Real Estate Terms

Lessor vs Lessee

A lessor is a property owner who rents their property to a tenant, while a lessor is a tenant who pays to rent the property. Each party must sign a contract outlining the terms of their lease agreement.

Real estate professionals must learn the difference between a lessor and a lessee before the exam. To fully understand how lease agreements work, you’ll need insight from trusted real estate experts. Luckily, we have years of experience that help us shed some crucial knowledge on this topic.

In this post, we’ll explain the differences between lessor vs lessee, give examples of how leases work, and cover the different lease types in real estate. Keep reading for a full breakdown of these key terms!

The Difference Between Lessor vs. Lessee Explained

To understand the difference between lessor vs. lessee, we must explain what each term means in real estate.

What Is a Lessor?

A lessor is a property owner who agrees to lease out their property to an individual, family, or business for a specific period of time.

Lessors can be either individuals or business entities. In any case, the lessor is the legal owner of the property.

What Is a Lessee?

A lessee is an individual, family, or business who rents property from a lessor. Lessees, often referred to as tenants, can live in or use the property as long as they abide by the terms of the lease agreement.

Lessees make a one-time payment or periodic lease payments to continue occupying the rented space.

Examples of the Differences Between Lessors vs. Lessees

Check out this helpful table for a breakdown of the differences between the lessor vs. lessee:

LessorLessee
DefinitionA lessor is a property owner who leases their property to a person or tenantA lessee is a person or family who makes a payment or periodic payments to occupy a lessor’s property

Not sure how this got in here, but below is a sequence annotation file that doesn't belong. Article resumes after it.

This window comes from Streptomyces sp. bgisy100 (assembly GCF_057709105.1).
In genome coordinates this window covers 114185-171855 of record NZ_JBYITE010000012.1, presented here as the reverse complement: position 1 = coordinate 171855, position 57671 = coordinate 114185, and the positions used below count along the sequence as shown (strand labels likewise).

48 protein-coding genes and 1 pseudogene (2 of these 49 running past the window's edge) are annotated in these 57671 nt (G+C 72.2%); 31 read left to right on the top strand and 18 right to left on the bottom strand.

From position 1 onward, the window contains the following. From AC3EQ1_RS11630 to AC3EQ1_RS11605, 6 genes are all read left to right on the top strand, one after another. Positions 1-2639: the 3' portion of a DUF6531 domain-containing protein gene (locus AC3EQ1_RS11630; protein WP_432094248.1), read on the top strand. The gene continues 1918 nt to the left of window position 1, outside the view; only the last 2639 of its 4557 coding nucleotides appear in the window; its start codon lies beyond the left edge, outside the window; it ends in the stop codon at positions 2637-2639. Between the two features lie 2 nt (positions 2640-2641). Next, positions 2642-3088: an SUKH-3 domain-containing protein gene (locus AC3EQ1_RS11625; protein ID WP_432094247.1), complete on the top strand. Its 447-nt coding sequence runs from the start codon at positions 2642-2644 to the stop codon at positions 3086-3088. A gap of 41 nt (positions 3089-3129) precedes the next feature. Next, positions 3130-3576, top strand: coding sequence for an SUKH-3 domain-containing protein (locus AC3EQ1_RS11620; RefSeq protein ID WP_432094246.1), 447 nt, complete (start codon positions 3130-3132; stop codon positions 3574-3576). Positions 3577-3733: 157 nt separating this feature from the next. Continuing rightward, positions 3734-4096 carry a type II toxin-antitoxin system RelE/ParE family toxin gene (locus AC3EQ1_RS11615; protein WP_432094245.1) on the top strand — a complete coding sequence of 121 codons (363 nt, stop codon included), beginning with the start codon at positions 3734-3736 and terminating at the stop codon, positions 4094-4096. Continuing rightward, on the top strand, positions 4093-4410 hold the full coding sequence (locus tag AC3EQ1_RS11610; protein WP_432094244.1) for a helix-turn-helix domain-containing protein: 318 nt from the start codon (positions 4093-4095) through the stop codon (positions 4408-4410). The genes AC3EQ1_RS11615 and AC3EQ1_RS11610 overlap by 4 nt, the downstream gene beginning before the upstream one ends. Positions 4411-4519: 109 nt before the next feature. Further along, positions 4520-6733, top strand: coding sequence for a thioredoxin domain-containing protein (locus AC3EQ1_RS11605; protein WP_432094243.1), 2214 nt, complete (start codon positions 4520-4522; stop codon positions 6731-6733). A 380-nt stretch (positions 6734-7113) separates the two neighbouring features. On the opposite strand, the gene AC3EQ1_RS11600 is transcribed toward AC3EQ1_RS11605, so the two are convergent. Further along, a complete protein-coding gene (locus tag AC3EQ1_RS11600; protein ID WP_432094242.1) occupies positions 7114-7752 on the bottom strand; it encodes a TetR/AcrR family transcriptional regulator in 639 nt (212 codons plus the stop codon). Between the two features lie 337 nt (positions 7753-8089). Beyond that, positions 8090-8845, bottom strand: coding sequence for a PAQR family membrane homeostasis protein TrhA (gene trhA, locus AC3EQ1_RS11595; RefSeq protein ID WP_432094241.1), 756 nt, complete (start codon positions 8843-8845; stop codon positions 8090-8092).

Ownership StatusThe lessor is the legal owner of the propertyThe lessee has no legal ownership of the property
CompensationThe lessor receives the full lease amount in return for renting out their propertyThe lessee can occupy the property in exchange for making rent payments
Responsibility for MaintenanceThis depends on the terms of the lease agreement contractThis depends on the terms of the lease agreement contract
Responsibility for UtilitiesIt depends on the lease agreement contract, but the lessor typically does not pay for utilitiesIt depends on the contract, but the lessee typically pays for utilities
Possession of Property The lessor does not possess the property during the term of the leaseThe lessee possesses the property during the duration of the lease

What Does a Lease Agreement Include?

According to Forbes, a lease agreement should cover the following information:

  • Names of every tenant living on the property
  • Term of the lease  
  • Any limits of the lease
  • Cost of rent and payment schedule
  • Deposits and fees
  • Rules about pet ownership
  • Any other restrictions

What Are the Different Types of Leases in Real Estate?

There are four popular lease types that lessors can offer, including:

  1. Operating lease
  2. Capital lease
  3. Gross lease
  4. Net lease

Operating Lease